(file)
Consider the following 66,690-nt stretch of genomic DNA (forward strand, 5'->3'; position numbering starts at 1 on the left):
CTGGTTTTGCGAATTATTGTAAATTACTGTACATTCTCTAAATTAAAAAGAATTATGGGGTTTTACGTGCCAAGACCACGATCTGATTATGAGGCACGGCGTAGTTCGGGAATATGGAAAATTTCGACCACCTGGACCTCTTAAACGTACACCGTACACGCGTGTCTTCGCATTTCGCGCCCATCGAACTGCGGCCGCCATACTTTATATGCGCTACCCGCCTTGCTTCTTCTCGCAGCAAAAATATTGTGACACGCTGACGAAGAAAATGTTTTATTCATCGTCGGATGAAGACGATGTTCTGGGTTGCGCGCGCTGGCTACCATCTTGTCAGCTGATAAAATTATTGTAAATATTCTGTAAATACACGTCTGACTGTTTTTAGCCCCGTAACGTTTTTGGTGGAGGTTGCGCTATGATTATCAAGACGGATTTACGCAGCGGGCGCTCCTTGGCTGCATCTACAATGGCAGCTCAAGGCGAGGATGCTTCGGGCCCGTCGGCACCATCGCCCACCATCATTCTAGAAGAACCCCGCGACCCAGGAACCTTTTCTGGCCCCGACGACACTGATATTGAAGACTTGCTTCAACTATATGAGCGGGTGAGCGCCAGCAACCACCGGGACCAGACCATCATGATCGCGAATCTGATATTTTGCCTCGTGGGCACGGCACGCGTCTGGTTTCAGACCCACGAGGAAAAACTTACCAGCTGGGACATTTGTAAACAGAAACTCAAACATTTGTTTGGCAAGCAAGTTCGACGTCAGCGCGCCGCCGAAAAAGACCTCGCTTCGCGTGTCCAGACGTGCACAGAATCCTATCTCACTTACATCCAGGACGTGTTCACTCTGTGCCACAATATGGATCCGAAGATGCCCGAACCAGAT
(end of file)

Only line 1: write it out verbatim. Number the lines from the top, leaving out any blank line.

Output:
Consider the following 66,690-nt stretch of genomic DNA (forward strand, 5'->3'; position numbering starts at 1 on the left):